Tuesday, January 27, 2009


We went to Zahav last night for restaurant week. It's supposed to be a modern Israeli restaurant, and it was spectacular. A nice treat on a non-call and non-post-call night. Sometimes restaurant week is hit or miss because some restaurants become overloaded with customers and they're not used to - so the service goes downhill as well as the food. I think the really good restaurants though, ones that are often busy all the time and are used to the customer load, do just as well during restaurant week as they do during other times.

Last night, they started us off with some pickles and olives, and then brought some large trays of amazing hummus with this homemade bread called laffa that reminded me of naan. Then they brought an appetizer of 8 different vegetables/salads prepared different ways: pickled turnips, beets, carrots in a peppery marinade, cucumbers, a pepper pesto, eggplant, and a couple other things I can't remember off the top of my head. They were all excellent - the beets were my favorite, as well as the table's favorite.

Then we each got to choose two appetizers and an entree. As you can imagine, there was a lot of sharing. I personally ordered the fried cauliflower (one of their specialties) and mini stuffed peppers. The fried cauliflower was soooo good. Pete got bulgar wheat stuffed with ground lamb (sort of like an empanada) and chopped liver. It was probably the best chopped liver I've ever had. From other people at the table, I also tried the fried sheep's milk cheese, which was amazingly tasty and rich, and also these leek and mint fritters, which were mild, but I thought really really good and creamy.

For entrees, we all got similar items. I got a ground beef and lamb entree (the "bulgarian) while Pete got a ground beef and lamb sausage ("Monsieur Merguez"), which was very very tasty, with good spiciness and texture. Then for dessert we shared a cashew baklava with white chocolate argan ice cream and a "konafi" which looked a little bit like sugar and chocolate deep fried noodles, topped with ice cream.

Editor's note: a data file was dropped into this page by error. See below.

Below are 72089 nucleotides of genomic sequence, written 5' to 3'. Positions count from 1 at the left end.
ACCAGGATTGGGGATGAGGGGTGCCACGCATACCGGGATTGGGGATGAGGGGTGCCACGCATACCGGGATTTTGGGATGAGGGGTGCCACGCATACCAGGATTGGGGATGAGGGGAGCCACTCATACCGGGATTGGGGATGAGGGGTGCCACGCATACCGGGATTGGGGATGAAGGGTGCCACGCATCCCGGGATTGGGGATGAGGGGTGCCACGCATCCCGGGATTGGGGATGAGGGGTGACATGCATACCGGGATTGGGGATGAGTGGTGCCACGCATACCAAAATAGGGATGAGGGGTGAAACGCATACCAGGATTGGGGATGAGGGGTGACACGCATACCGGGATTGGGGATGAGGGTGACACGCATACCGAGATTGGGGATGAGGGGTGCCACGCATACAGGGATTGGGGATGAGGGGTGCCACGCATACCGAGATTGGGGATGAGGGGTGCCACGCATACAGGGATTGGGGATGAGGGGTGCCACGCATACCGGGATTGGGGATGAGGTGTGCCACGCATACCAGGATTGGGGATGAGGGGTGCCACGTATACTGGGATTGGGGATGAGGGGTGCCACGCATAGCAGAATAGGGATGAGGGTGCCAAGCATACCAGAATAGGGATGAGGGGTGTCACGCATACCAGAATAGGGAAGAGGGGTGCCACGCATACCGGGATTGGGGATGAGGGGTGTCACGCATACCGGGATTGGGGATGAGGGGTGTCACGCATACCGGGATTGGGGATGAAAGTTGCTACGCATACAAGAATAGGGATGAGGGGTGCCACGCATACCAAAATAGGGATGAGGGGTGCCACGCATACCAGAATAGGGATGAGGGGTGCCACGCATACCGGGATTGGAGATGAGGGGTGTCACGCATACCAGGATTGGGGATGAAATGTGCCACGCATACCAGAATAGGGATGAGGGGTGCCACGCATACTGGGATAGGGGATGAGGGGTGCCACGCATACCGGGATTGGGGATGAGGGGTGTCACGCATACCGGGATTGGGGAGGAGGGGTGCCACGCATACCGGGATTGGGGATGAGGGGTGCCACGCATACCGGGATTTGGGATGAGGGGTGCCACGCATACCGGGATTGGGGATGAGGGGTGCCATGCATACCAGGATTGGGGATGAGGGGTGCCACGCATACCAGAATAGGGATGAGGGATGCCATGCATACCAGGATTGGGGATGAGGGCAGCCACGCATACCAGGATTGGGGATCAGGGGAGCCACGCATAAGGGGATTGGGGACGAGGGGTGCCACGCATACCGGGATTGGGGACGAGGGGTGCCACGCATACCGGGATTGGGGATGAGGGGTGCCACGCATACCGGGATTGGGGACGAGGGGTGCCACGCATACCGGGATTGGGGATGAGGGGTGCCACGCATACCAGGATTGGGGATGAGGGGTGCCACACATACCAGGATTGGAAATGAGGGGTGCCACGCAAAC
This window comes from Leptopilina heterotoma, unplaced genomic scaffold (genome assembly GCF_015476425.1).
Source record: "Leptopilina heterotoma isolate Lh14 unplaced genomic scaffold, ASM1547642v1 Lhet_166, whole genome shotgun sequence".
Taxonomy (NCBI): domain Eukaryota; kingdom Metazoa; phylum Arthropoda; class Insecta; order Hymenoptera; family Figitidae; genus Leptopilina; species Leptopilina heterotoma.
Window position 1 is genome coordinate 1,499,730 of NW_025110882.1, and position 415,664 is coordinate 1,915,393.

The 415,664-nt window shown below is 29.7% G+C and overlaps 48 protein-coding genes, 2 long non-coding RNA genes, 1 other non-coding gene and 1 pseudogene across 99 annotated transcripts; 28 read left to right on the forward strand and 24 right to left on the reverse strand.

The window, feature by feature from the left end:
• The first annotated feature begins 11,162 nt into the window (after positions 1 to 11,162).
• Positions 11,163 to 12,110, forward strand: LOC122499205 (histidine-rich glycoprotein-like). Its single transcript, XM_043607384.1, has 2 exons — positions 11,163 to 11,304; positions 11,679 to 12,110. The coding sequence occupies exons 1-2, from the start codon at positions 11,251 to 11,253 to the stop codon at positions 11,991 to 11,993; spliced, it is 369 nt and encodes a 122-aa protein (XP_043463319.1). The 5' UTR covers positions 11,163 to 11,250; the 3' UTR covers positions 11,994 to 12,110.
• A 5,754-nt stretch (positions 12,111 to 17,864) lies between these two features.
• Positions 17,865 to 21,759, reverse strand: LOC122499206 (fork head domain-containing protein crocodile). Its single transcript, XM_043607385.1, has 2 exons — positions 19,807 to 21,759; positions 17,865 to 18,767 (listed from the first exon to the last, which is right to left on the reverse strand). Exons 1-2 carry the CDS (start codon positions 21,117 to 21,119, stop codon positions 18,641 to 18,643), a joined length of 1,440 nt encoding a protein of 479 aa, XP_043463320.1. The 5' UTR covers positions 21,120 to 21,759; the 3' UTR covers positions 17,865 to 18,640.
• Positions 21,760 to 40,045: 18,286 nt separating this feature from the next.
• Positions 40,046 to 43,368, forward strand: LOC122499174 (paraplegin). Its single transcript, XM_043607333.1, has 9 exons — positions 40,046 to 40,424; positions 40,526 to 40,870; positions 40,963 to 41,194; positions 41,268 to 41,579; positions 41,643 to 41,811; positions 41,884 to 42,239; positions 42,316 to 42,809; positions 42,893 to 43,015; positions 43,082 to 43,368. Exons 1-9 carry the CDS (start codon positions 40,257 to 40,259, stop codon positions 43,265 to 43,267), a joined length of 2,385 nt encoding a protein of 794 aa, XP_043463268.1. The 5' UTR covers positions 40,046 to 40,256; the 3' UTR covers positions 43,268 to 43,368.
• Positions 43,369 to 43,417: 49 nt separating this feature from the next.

I think I'm still full. :)

Wednesday, January 21, 2009


It's coming to the end of the interviewing season, thank goodness. :) For the last couple of months, with a break for the holidays, Pennsylvania hospital has been interviewing candidates for next year's intern class on Wednesdays, Thursdays and Fridays, about 10-20 4th year medical school candidates each day. It's somewhat interesting to see how a program recruits good candidates.

Of course, the program reputation speaks for itself - either for good or for bad. Word of mouth goes a long way, and during the day, they give the candidates ample opportunity to speak to current residents and interns and ask them questions. I, for one, believe in being completely honest about everything, even if that puts the program in a bad light. Of course, I tend to look at things more positively than others, I think, so I may be putting a good spin on things unintentionally. I think it's a bad sign when a program doesn't give you time to spend with current residents and interns - what are they afraid of?

More interesting to me are the little things that candidates care about that draw them to or away from a program. #1 thing is the food. I can't tell you how many times the subject of food or how well candidates have been treated during the interview comes up or plays a role in their decisions. Logically, this should have nothing to do with someone's decision to join a program, or how good the program is, but if crappy food is served during the interview, candidates notice! It's worth noting that on the days that preliminary candidates come to interview (these candidates are internship candidates that, instead of staying in an internal medicine residency for 3 years, are in the program for one year and then go on to a specialty like radiology or opthalmology), the food is much better because good preliminary candidates are thought of as much more competitive and more difficult to draw to your program.

Other little things include paying for parking, taking you out that night with other residents, etc. If a program goes so far as to pay for other things, like hotel costs or travel costs, that's even more impressive to candidates. I think for most people this plays out during residency too - in the end, many people are concerned not just with the training they receive during residency, but their quality of life during residency which includes all these "little things."